Dipolog City

Dipolognons send pawikan hatchlings off to sea 

Gualberto Laput

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Dipolognons send pawikan hatchlings off to sea 

BACK TO THE SEA. Marine turtle hatchlings crawl toward the sea after their release on Monday, January 15, 2024.

Gualberto Laput/Rappler

'The hatchlings looked like tiny tanks rushing towards the shore,' describes a middle-aged Dipolognon

DIPOLOG, Philippines – More than a month after calling on the people to join in protecting pawikan (marine turtle) eggs nests on the city’s coastlines, Mayor Dexter Darel Uy led Dipolognons in releasing at least 118 hatchlings to the sea on Monday, January 15.

“Dipolognons heeded our call for a community-based protection of pawikan nesting areas.” Uy told Rappler. “Now that we have successfully hatched and released the baby turtles back to their habitat, we have shown to the world and ourselves that we can save our environment if we work together.”

Lorenzo Aseniero, city hall’s information officer, said they have invited Dipolognons to witness the release of the Green Sea Turtle hatchlings adding that people must be aware, appreciate, love, and protect the pawikan that in the past couple of years have come back to lay eggs.

WATCH. Dipolognons watch as over a hundred marine turtle hatchlings are released to the sea. Gualberto Laput/Rappler

Not a few Dipolognons came – they included government employees, fishers, students, parents bringing their children, and even foreign tourists.

“Murag mga gagmay nga tangke de giyera nga galumba ug dagan paingon sa dagat (The hatchlings looked like tiny tanks rushing towards the shore),” said a middle-aged Dipolognon.

A known local artist, Didi Romano and his wife Marietta, also witnessed the release of the hatchlings and told Rappler that Dipolog is blessed with the marine turtles coming back again to lay eggs.

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“I have been watching marine turtles since I was a student in the 1950s. I saw marine turtles of all sizes here on our coast before and also when I walked from the highway to Pulauan Wharf in (nearby) Dapitan to get a boat to Dumaguete,” the 75-year-old Didi recalled.

He added that the city government’s effort to educate the people about marine turtles is also teaching them to love and care for the environment. The mayor earlier said the return of the marine turtles indicates that Dipolog’s coastal waters are going back to being healthy.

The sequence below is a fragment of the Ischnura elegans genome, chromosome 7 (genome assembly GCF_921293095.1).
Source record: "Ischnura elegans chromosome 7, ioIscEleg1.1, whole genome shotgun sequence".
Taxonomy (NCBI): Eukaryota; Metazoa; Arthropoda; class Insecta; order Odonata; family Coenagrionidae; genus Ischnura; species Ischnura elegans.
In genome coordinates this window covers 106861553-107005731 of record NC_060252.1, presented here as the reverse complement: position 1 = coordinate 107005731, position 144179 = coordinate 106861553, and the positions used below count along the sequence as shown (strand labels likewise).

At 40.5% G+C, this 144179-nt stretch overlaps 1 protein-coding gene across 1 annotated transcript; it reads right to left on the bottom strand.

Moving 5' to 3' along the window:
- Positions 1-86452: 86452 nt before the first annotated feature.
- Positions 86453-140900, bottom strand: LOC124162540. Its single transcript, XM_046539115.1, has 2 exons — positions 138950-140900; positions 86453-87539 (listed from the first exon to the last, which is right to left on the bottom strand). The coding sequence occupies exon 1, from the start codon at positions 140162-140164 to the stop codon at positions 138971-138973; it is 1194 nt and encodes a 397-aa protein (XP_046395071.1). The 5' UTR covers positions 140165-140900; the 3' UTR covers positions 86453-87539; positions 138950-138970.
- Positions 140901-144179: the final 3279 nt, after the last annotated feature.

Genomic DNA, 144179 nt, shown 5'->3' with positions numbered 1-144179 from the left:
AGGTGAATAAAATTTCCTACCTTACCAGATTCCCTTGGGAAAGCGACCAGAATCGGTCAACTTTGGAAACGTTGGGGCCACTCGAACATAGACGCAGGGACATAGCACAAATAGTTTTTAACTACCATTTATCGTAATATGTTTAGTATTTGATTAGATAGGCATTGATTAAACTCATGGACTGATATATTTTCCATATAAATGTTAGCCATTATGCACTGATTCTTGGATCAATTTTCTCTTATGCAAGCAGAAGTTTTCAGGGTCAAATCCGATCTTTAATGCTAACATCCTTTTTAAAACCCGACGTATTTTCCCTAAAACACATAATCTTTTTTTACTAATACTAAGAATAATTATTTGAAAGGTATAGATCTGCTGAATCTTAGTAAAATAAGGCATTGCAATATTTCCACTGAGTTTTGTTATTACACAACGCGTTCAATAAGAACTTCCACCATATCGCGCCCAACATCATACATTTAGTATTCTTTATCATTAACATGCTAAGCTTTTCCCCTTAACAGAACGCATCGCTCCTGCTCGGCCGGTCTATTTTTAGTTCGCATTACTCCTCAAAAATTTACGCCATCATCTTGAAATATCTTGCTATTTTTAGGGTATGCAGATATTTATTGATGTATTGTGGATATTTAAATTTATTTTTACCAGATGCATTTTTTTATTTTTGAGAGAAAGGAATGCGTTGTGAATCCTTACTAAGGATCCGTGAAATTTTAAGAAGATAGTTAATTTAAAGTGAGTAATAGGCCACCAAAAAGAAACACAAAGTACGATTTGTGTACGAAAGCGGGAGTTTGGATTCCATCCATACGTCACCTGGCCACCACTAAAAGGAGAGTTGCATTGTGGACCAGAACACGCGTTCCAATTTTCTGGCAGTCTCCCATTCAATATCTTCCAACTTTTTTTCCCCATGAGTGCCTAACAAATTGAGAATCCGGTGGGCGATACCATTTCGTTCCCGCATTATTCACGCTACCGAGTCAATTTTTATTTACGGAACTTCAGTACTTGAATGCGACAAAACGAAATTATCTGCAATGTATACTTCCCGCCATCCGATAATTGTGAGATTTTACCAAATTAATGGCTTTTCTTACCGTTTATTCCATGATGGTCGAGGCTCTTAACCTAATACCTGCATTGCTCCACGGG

After leading in the release of the hatchlings, Uy said, “We must learn how to protect our environment and teach the next generations to do so.”

Since late November, five nesting areas with an estimated 250 eggs have been discovered within the foreshore of the 3.2-kilometer Dipolog Sunset Boulevard. Sporadic Green Sea Turtle nestings have been recorded in the past few years within the 7.2-kilometer coastline of the city in Zamboanga del Norte province.

TAKING THE LEAD. Dipolog Mayor Darel Dexter Uy leads in the release of pawikan hatchlings on Monday, January 15, 2024. Gualberto Laput/Rappler

The city government then ordered its environment and natural resources office to cordon off the nesting areas with yellow lines and sought the support of the fishers and residents in coastal areas to help protect the pawikan eggs.

There are five species of marine turtles, five of which – Green Sea Turtles, Olive Ridleys, Hawksbill, Leatherback, and Loggerhead – are found in the Philippines. Green Sea Turtle nesting areas are largely in Tawi-Tawi and Zamboanga del Sur.

In 2012, the DENR-BMB counted a record high of 19,550 nesting areas throughout the Philippines and a yearly average of two million eggs. Lately, DENR-BMB said nesting areas have dropped to 11,277 while the egg count was reduced by half. – Rappler.com

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